Power application or acceleration indicated in red
Snap T
An excellent upstream wind cast used as a replacement for a single Spey.

It is very easy to learn and very useful. It has a line placing stage where the end of the line is very cleverly flipped upriver. Tension is built up by steadily lifting the line upstream in a curve and at an angle of about 40 degrees and then when the rod tip is about level with the anglers position without any hesitation or delay whatsoever an angled slice downstream and inwards just under the tensioned line is made. it is not a powerful drive but a crisp sweet move, a feel for it is developed. The end of the line is cleverly flipped upriver and because of the curve in of the rod tip towards ones own bank, a curve of line is created on the water below the angler which uses up some of the spare fly line on a longer length of line, the anchor will then be in exactly the right place in relation to the angle as the D loop is formed on the second move. It will not be too far upstream and away from him.

There is then a second D loop forming stage with upper body rotation, a slight pause and then the final delivery. A large change of direction is able to be made easily. Timing for making the second half of the cast is not too critical. Exactly when to make the D loop and final delivery of the cast can be largely unhurried and decided by the angler.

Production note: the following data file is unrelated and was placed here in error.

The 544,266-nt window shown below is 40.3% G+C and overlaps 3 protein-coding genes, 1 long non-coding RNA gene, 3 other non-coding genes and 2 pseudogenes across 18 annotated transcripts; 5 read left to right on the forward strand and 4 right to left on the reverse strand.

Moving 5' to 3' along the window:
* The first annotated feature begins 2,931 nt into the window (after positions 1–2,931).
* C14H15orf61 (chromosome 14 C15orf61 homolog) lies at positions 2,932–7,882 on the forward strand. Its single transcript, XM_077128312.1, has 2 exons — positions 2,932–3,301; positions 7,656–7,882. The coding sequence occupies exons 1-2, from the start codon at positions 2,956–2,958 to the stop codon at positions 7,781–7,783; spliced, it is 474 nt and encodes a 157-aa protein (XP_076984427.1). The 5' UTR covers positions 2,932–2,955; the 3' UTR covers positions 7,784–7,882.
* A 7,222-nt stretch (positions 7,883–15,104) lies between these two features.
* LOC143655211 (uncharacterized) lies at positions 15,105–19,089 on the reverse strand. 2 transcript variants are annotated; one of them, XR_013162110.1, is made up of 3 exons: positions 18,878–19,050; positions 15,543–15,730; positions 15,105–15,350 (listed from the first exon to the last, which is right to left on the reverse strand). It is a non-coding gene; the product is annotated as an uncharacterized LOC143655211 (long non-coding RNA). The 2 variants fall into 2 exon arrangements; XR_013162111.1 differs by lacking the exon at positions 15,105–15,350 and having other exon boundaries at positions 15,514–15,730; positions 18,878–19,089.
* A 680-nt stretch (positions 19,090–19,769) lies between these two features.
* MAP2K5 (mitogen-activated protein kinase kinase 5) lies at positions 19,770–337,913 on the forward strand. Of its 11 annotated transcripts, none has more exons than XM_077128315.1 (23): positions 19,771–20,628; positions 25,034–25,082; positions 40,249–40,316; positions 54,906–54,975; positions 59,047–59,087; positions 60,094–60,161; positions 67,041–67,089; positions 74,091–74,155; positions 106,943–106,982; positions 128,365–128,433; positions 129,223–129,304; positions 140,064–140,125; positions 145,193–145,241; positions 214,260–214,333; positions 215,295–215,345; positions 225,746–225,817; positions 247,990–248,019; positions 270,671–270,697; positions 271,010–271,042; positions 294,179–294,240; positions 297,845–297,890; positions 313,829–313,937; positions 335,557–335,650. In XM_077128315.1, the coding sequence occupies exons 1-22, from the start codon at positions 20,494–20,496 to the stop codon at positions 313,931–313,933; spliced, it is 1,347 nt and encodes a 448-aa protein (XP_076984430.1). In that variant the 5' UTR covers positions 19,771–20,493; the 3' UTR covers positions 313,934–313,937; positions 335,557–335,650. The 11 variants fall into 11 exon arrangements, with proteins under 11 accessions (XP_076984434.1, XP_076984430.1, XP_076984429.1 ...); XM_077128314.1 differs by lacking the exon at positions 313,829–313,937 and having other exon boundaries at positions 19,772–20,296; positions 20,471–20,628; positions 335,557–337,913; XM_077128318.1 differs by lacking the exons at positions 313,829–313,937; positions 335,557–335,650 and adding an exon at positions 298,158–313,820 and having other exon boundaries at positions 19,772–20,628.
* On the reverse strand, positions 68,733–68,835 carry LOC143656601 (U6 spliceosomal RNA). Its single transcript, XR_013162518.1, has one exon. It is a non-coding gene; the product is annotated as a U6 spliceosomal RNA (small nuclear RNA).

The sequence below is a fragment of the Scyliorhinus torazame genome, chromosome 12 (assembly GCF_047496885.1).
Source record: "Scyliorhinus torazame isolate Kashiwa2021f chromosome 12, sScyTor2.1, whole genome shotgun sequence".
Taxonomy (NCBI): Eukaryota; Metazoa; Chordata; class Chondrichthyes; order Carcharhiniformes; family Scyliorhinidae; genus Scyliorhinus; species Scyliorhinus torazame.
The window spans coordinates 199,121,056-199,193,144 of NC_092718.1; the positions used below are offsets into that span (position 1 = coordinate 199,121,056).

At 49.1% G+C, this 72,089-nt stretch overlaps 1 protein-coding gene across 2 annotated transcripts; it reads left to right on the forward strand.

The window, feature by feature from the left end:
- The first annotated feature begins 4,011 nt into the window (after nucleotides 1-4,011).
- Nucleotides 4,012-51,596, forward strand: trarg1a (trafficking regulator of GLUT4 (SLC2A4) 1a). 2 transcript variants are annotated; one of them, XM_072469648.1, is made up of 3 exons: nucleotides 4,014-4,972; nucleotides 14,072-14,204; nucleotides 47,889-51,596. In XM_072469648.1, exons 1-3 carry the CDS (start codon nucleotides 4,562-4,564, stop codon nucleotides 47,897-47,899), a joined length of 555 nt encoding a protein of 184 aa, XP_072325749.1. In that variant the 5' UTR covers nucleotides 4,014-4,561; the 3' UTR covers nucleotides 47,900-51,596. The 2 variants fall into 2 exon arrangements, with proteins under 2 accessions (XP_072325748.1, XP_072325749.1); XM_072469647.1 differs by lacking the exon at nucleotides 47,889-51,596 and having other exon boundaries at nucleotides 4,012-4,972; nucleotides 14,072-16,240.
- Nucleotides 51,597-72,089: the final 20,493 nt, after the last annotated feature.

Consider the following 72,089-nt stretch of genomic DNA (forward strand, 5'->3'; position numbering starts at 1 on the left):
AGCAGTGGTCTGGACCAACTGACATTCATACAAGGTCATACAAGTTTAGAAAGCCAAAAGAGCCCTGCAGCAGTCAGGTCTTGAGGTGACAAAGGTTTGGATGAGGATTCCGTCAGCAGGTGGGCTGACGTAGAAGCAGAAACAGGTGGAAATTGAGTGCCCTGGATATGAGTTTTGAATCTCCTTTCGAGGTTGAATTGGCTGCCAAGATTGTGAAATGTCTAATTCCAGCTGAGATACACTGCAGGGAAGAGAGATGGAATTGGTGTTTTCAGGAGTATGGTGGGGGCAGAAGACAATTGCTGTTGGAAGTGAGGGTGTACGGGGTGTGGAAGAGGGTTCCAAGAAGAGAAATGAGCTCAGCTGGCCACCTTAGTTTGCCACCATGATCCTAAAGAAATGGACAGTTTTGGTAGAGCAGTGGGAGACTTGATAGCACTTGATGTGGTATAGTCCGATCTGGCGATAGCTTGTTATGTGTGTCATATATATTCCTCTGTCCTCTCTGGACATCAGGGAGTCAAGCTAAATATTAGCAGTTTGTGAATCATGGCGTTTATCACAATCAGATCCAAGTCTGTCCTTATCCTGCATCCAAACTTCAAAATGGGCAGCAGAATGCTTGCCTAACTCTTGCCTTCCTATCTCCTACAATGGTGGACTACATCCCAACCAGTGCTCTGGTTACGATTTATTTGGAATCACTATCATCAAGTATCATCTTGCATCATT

http://www.youtube.com/watch?v=3r4R61P38kA



A Snap V is a minor variation where on the initial line placing move the rod tip is sliced downstream just over the tensioned line instead of under it.

Snap C A version of the Snap T cast where the initial line placing move is less of an angled slice and a more open and rounded oval or teardrop shape. Also an upstream wind cast replacing a single Spey. The direction that the initial circular line placing motion is made in a snap C can be used to direct the line more out over the river if necessary.

There is a downstream side variation that is a useful replacement for a double Spey. This involves an opposite direction to a snake roll lift and loop the loop move on the downstream side, however the rod tip ends up pointed directly in front of the angler and low to the water. The line then drops on the water in a large crescent on the downstream side and with enough slack created to allow the formation of a D loop. The D loop is then formed on the downstream side and after a slight pause the final delivery is made.
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